- Make a 5-10 mm flank incision directly around the base of the cornea using vannas scissors while holding the cornea opening firmly to prevent resealing. Use forceps with flat ends to avoid tissue damage.
- Grasp the cut corneal epithelium and expose the opening by holding the cornea with a pair of flat-ended forceps while pushing a thymic segment through the opening. Wet the eye with sterile 1x PBS (pH 7.4) or artificial tears as needed to prevent tissue desiccation until the manipulation is complete.
- Press softly on the eye surface to slide the introduced tissue segment to a lateral position with respect to the pupil to preserve eye´s function. Ensure that the graft lies at a location opposite to the eye opening to prevent posterior interference with imaging by hazing.
- With the aid of flat forceps, press firmly, for about 3-5 s, the two sides of the corneal opening against each other to promote self-sealing. The surgery does not require any stapling or sewing.
- If the transplants are performed on both eyes, turn the mouse over the opposite lateral side to directly expose the second eye to the dissecting microscope lens and repeat Steps 2.3.2-2.3.7.
- After the surgery is completed, return the mouse to an empty cage prewarmed with a heat lamp.
- Make sure that each transplanted mouse regains complete mobility and consciousness before placing it into a cage shared with other animals. This usually takes place within 1 h after the surgery.
- Upon transplant, treat the mice with pain killers as needed, and provide the mice with acetaminophen at a concentration of 1.6 mg/mL in the drinking water.
- Repeat Steps 2.2-2.9 for each recipient mouse.
- Monitor post-operative animal activity as well as the appearance of the implanted eyes to detect potential health complications.
3. Confocal Imaging of Implanted Thymi using 3D Single Photon Fluorescence Confocal Microscopy
- Anesthetize the recipient mouse using a dose between 1-2% of isofluorane vapors. Ensure proper anesthetization by the absence of reflex following toe pinch before starting the imaging procedure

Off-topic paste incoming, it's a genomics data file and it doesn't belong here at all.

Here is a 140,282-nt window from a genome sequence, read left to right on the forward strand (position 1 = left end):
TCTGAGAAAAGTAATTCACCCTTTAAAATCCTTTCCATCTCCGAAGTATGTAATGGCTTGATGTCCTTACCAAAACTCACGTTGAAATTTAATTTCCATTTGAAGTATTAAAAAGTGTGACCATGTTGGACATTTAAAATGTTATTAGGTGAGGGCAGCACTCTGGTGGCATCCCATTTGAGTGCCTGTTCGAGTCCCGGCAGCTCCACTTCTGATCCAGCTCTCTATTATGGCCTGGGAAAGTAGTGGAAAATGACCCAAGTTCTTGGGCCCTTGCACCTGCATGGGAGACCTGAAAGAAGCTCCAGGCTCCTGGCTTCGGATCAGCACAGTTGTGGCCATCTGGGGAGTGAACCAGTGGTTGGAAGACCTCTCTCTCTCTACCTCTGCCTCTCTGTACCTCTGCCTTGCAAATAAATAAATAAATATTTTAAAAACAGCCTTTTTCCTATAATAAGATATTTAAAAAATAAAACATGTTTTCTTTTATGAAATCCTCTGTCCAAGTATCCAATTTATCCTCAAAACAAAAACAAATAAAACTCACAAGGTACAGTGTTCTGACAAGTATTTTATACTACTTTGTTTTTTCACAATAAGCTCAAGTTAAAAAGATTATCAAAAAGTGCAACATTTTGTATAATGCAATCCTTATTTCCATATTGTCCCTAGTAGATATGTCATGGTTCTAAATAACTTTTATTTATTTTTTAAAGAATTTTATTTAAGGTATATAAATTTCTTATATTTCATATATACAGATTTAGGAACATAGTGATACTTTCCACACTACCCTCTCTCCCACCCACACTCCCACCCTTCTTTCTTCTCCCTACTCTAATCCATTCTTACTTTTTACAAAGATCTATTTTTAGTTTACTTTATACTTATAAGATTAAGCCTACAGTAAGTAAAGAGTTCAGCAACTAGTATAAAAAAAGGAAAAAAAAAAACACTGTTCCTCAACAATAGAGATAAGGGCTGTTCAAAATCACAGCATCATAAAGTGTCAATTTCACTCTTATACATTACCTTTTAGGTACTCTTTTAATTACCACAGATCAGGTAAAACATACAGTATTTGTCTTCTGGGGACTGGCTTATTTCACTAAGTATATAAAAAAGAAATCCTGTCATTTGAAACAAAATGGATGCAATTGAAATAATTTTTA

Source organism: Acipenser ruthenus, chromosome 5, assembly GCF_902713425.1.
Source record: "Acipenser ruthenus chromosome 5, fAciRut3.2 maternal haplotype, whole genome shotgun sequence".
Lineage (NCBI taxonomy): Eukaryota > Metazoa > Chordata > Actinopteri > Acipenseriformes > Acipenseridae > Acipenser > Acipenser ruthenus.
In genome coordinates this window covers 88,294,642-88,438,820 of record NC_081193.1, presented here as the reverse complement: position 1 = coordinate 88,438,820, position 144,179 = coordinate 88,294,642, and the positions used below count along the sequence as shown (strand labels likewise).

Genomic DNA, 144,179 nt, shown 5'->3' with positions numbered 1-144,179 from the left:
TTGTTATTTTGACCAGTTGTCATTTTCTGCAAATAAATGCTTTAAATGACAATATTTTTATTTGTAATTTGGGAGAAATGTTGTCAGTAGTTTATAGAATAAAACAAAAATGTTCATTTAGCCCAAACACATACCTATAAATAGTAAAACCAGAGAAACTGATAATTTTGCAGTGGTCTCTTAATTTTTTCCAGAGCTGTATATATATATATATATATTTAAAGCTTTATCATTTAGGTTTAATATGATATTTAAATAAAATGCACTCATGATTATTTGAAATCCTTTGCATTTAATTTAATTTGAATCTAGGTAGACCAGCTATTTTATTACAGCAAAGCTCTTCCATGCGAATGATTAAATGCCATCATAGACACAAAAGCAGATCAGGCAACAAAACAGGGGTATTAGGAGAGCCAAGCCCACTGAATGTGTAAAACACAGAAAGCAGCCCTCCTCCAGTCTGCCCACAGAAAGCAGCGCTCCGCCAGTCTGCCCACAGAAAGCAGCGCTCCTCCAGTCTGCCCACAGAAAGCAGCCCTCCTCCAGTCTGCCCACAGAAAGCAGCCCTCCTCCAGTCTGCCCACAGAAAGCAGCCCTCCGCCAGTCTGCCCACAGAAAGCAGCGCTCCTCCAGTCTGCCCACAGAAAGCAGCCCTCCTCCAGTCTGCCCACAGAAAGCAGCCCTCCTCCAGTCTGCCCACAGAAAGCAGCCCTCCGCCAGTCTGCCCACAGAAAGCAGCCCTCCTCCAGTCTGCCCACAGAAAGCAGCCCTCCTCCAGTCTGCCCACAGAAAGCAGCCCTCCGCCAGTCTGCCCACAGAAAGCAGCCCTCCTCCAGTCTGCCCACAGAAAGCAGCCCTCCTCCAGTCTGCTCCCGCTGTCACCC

- Place the mouse on a fixed stage microscope platform in a side lateral recumbent position so that one eye is facing up. A heat pad is placed on the microscope platform to ensure constant body temperature of mice during recordings.
NOTE: See Supplementary Figure 1 for details.
- Insert the head of the mouse into a stereotaxic headholder and adjust the knob to restrain the mouse head on a lateral side position allowing direct access of the microscope objective to the eye holding the thymus graft.
- Place the mouse snout into a gas mask to keep the animal anesthetized throughout procedure. This allows the adjustment of isofluorane vapors as needed.
- To facilitate the stabilization of the eye during recordings while avoiding the retraction of the eyelids, pull back the eyelids while holding the eye at the corneal margin with a pair of tweezers that have their tips covered by a polythene tube which are attached to a UST-2 solid universal joint. This arrangement permits a steady fixation of the head and eye and provides flexibility without disruption of blood flow in the eye, as previously described22.
NOTE: Supplementary Figures 1B, C show the complete assembly.
- Add a few drops of sterile saline or artificial tears as the immersion liquid between the cornea and the lens, before placing the microscope objective on the mouse eye.
NOTE:Additional drops are dispensed on need throughout the procedure to keep the microscope path and prevent eye drying.
- First use low magnification (5X) lens to locate the thymus in the microscope field. Then switch to higher resolution (10, 20 and 40X) water immersion dipping objectives with long working distance. Avoid LSM photodamage and bleaching of the thymic implant by applying minimal laser power and reduce scanning time as much as possible. This is achieved by using the resonant scanner of the microscope.
NOTE: The confocal microscope we use is equipped with resonant scanning mirrors capable of gathering images at 25 frames/s. Other brands have their own microscopes with resonant scanners.
- Select the acquisition mode using the microscope software and start the resonant scanner mode. Then choose the XYZT imaging mode and configure the acquisition settings as follows:
- Turn the Argon laser on and adjust the power to 30% for fluorescence excitation.
- Choose an excitation laser line and set the acousto-optical beam splitter (AOBS) control for different emission wavelengths. In addition, to detect backscatter and delineate tissue structure, use reflection detection simultaneously.